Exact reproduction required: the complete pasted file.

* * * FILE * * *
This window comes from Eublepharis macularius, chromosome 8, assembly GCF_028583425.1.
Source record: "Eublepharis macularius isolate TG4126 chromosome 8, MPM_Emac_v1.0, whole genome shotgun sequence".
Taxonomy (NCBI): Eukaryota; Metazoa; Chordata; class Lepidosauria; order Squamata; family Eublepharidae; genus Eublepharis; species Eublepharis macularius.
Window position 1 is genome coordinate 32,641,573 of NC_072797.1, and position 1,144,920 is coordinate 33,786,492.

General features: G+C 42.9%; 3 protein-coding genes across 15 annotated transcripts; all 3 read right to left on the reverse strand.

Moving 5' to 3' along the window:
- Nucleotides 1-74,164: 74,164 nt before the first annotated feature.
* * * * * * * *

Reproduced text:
This window comes from Eublepharis macularius, chromosome 8, assembly GCF_028583425.1.
Source record: "Eublepharis macularius isolate TG4126 chromosome 8, MPM_Emac_v1.0, whole genome shotgun sequence".
Taxonomy (NCBI): Eukaryota; Metazoa; Chordata; class Lepidosauria; order Squamata; family Eublepharidae; genus Eublepharis; species Eublepharis macularius.
Window position 1 is genome coordinate 32,641,573 of NC_072797.1, and position 1,144,920 is coordinate 33,786,492.

General features: G+C 42.9%; 3 protein-coding genes across 15 annotated transcripts; all 3 read right to left on the reverse strand.

Moving 5' to 3' along the window:
- Nucleotides 1-74,164: 74,164 nt before the first annotated feature.